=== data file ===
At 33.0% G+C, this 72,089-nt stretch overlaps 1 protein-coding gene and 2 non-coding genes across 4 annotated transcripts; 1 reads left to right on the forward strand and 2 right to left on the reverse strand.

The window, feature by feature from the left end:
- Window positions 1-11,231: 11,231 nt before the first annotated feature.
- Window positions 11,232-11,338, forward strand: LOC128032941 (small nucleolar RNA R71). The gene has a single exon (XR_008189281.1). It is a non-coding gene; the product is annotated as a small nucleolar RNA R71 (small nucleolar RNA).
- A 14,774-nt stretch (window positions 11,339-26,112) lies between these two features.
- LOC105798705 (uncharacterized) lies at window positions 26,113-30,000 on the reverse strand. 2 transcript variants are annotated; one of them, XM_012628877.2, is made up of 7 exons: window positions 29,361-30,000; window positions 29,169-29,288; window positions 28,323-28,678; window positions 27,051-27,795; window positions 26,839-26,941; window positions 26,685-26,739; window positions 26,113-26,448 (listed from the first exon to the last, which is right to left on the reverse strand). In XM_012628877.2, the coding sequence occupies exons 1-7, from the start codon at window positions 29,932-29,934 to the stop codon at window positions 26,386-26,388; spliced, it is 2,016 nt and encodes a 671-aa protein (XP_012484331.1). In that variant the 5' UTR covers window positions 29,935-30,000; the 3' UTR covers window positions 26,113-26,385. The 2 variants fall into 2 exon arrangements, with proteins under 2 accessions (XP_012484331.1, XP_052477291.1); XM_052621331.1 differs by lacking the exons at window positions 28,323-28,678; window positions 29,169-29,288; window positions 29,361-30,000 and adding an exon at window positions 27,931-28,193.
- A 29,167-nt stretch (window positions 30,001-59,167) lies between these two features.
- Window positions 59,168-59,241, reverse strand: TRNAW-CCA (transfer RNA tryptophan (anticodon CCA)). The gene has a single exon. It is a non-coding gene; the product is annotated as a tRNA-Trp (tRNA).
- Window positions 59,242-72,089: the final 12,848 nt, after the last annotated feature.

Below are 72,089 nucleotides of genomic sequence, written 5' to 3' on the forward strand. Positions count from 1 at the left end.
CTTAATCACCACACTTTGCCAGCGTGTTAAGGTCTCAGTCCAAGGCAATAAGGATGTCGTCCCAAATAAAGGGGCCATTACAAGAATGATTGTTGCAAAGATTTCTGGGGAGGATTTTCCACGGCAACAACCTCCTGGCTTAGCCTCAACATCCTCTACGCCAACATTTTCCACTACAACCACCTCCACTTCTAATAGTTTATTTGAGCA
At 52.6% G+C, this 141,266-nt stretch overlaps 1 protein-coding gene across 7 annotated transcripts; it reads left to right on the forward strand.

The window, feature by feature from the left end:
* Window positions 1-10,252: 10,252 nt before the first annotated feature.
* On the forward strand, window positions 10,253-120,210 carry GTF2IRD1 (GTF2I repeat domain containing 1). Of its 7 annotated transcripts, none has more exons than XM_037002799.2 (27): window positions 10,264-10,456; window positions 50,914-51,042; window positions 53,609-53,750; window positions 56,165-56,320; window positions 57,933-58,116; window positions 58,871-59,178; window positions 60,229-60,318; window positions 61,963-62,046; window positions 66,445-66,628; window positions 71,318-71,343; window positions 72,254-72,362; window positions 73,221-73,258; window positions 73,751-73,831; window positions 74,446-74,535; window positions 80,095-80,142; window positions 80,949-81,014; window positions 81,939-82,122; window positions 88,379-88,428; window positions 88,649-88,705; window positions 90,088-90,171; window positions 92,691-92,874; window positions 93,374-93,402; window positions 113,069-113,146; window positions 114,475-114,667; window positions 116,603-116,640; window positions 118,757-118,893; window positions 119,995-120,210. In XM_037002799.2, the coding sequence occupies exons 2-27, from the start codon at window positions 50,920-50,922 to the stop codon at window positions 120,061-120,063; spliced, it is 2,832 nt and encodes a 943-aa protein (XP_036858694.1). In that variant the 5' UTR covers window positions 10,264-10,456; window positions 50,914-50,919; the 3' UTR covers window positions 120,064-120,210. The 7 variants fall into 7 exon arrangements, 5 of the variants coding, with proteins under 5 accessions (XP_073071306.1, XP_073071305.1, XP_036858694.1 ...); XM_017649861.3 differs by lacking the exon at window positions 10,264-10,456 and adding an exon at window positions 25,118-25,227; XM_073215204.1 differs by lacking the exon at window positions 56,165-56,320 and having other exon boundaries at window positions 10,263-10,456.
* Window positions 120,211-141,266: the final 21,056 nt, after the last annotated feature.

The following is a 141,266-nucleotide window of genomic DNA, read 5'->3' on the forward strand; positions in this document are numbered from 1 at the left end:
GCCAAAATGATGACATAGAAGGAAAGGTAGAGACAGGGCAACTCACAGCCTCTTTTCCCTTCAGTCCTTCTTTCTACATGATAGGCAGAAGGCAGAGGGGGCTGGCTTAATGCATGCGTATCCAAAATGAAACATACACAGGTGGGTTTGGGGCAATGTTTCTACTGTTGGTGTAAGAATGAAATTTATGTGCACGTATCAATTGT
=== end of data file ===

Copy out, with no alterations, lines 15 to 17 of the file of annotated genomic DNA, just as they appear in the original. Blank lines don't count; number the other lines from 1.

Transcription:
* On the forward strand, window positions 10,253-120,210 carry GTF2IRD1 (GTF2I repeat domain containing 1). Of its 7 annotated transcripts, none has more exons than XM_037002799.2 (27): window positions 10,264-10,456; window positions 50,914-51,042; window positions 53,609-53,750; window positions 56,165-56,320; window positions 57,933-58,116; window positions 58,871-59,178; window positions 60,229-60,318; window positions 61,963-62,046; window positions 66,445-66,628; window positions 71,318-71,343; window positions 72,254-72,362; window positions 73,221-73,258; window positions 73,751-73,831; window positions 74,446-74,535; window positions 80,095-80,142; window positions 80,949-81,014; window positions 81,939-82,122; window positions 88,379-88,428; window positions 88,649-88,705; window positions 90,088-90,171; window positions 92,691-92,874; window positions 93,374-93,402; window positions 113,069-113,146; window positions 114,475-114,667; window positions 116,603-116,640; window positions 118,757-118,893; window positions 119,995-120,210. In XM_037002799.2, the coding sequence occupies exons 2-27, from the start codon at window positions 50,920-50,922 to the stop codon at window positions 120,061-120,063; spliced, it is 2,832 nt and encodes a 943-aa protein (XP_036858694.1). In that variant the 5' UTR covers window positions 10,264-10,456; window positions 50,914-50,919; the 3' UTR covers window positions 120,064-120,210. The 7 variants fall into 7 exon arrangements, 5 of the variants coding, with proteins under 5 accessions (XP_073071306.1, XP_073071305.1, XP_036858694.1 ...); XM_017649861.3 differs by lacking the exon at window positions 10,264-10,456 and adding an exon at window positions 25,118-25,227; XM_073215204.1 differs by lacking the exon at window positions 56,165-56,320 and having other exon boundaries at window positions 10,263-10,456.
* Window positions 120,211-141,266: the final 21,056 nt, after the last annotated feature.

The following is a 141,266-nucleotide window of genomic DNA, read 5'->3' on the forward strand; positions in this document are numbered from 1 at the left end: